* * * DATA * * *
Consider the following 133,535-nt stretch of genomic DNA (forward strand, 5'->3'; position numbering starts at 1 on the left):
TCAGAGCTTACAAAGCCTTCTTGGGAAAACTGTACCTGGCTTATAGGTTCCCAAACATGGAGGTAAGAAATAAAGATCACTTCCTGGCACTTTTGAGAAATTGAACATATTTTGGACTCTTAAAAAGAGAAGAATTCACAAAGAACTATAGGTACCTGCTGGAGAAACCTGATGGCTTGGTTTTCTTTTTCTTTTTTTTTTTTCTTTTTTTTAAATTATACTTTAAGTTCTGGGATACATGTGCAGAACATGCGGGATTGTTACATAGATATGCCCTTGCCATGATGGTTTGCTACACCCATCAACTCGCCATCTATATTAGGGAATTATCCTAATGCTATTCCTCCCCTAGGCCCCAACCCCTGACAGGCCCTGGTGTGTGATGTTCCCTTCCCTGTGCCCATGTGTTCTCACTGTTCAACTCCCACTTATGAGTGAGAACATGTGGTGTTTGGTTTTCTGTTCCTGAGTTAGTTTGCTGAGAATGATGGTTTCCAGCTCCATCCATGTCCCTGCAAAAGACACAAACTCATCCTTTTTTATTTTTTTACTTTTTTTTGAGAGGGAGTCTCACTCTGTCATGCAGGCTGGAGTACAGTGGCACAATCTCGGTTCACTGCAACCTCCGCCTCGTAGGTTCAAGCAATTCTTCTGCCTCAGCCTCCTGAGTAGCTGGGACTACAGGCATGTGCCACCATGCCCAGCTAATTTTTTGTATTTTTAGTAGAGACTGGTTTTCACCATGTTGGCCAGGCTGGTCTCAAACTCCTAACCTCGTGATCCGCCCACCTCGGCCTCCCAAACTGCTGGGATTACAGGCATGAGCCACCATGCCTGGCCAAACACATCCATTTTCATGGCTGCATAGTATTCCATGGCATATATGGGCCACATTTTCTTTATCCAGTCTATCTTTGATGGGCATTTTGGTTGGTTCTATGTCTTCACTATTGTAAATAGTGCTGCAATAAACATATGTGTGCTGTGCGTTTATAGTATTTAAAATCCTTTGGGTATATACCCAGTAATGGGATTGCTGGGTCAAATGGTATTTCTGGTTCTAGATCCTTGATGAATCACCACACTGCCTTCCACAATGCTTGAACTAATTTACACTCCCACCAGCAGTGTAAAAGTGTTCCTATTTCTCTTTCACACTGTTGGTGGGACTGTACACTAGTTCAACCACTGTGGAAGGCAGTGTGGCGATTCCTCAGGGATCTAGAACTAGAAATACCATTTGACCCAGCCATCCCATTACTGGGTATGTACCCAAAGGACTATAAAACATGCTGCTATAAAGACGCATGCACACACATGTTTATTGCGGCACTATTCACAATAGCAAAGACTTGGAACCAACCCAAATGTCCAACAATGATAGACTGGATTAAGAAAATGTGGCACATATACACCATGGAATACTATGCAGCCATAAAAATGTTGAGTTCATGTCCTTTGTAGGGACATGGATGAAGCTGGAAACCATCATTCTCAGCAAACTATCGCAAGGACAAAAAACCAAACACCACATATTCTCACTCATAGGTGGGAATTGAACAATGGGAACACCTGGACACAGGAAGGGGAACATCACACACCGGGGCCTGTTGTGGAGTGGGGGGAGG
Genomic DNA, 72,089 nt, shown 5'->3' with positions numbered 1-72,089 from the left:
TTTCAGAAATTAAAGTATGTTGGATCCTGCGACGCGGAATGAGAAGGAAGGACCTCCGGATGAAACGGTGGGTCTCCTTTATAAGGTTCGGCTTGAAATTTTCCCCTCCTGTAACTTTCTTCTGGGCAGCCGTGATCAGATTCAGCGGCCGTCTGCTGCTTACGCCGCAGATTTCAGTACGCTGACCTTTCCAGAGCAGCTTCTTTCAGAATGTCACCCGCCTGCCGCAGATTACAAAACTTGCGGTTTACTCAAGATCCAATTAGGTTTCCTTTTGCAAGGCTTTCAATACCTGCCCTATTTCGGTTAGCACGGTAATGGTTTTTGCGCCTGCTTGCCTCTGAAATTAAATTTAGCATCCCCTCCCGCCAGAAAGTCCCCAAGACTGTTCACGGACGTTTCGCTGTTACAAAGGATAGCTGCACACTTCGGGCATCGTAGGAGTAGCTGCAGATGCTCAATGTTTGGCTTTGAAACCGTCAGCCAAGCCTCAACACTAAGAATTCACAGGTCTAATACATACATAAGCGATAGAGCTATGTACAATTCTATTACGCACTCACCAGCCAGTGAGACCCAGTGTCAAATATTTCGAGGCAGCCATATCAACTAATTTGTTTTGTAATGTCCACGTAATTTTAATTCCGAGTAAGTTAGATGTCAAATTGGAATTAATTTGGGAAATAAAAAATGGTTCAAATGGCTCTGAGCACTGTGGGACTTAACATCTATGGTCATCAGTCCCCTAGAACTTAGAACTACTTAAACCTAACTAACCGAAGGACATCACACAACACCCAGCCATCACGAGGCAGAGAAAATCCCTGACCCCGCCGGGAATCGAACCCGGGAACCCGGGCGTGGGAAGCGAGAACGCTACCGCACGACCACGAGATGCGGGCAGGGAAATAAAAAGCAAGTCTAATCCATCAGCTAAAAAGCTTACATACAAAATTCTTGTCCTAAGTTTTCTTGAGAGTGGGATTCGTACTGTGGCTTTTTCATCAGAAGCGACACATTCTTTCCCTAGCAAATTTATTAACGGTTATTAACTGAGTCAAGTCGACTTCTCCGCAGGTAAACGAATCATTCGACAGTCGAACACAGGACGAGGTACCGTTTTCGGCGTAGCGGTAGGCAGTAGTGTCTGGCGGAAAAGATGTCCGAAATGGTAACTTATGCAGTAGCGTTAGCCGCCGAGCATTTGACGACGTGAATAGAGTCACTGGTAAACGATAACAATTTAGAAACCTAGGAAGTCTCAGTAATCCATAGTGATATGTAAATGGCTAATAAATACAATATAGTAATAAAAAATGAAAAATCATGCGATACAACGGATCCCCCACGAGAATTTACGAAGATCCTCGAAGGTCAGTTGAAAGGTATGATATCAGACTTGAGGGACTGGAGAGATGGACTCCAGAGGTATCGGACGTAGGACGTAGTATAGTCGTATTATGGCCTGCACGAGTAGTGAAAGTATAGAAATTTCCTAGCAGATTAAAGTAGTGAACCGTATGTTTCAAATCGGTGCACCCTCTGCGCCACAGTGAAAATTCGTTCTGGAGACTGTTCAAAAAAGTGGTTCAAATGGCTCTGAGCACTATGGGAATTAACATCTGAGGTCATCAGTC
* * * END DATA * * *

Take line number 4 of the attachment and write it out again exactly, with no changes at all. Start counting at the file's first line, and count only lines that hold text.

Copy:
TTTCAGAAATTAAAGTATGTTGGATCCTGCGACGCGGAATGAGAAGGAAGGACCTCCGGATGAAACGGTGGGTCTCCTTTATAAGGTTCGGCTTGAAATTTTCCCCTCCTGTAACTTTCTTCTGGGCAGCCGTGATCAGATTCAGCGGCCGTCTGCTGCTTACGCCGCAGATTTCAGTACGCTGACCTTTCCAGAGCAGCTTCTTTCAGAATGTCACCCGCCTGCCGCAGATTACAAAACTTGCGGTTTACTCAAGATCCAATTAGGTTTCCTTTTGCAAGGCTTTCAATACCTGCCCTATTTCGGTTAGCACGGTAATGGTTTTTGCGCCTGCTTGCCTCTGAAATTAAATTTAGCATCCCCTCCCGCCAGAAAGTCCCCAAGACTGTTCACGGACGTTTCGCTGTTACAAAGGATAGCTGCACACTTCGGGCATCGTAGGAGTAGCTGCAGATGCTCAATGTTTGGCTTTGAAACCGTCAGCCAAGCCTCAACACTAAGAATTCACAGGTCTAATACATACATAAGCGATAGAGCTATGTACAATTCTATTACGCACTCACCAGCCAGTGAGACCCAGTGTCAAATATTTCGAGGCAGCCATATCAACTAATTTGTTTTGTAATGTCCACGTAATTTTAATTCCGAGTAAGTTAGATGTCAAATTGGAATTAATTTGGGAAATAAAAAATGGTTCAAATGGCTCTGAGCACTGTGGGACTTAACATCTATGGTCATCAGTCCCCTAGAACTTAGAACTACTTAAACCTAACTAACCGAAGGACATCACACAACACCCAGCCATCACGAGGCAGAGAAAATCCCTGACCCCGCCGGGAATCGAACCCGGGAACCCGGGCGTGGGAAGCGAGAACGCTACCGCACGACCACGAGATGCGGGCAGGGAAATAAAAAGCAAGTCTAATCCATCAGCTAAAAAGCTTACATACAAAATTCTTGTCCTAAGTTTTCTTGAGAGTGGGATTCGTACTGTGGCTTTTTCATCAGAAGCGACACATTCTTTCCCTAGCAAATTTATTAACGGTTATTAACTGAGTCAAGTCGACTTCTCCGCAGGTAAACGAATCATTCGACAGTCGAACACAGGACGAGGTACCGTTTTCGGCGTAGCGGTAGGCAGTAGTGTCTGGCGGAAAAGATGTCCGAAATGGTAACTTATGCAGTAGCGTTAGCCGCCGAGCATTTGACGACGTGAATAGAGTCACTGGTAAACGATAACAATTTAGAAACCTAGGAAGTCTCAGTAATCCATAGTGATATGTAAATGGCTAATAAATACAATATAGTAATAAAAAATGAAAAATCATGCGATACAACGGATCCCCCACGAGAATTTACGAAGATCCTCGAAGGTCAGTTGAAAGGTATGATATCAGACTTGAGGGACTGGAGAGATGGACTCCAGAGGTATCGGACGTAGGACGTAGTATAGTCGTATTATGGCCTGCACGAGTAGTGAAAGTATAGAAATTTCCTAGCAGATTAAAGTAGTGAACCGTATGTTTCAAATCGGTGCACCCTCTGCGCCACAGTGAAAATTCGTTCTGGAGACTGTTCAAAAAAGTGGTTCAAATGGCTCTGAGCACTATGGGAATTAACATCTGAGGTCATCAGTC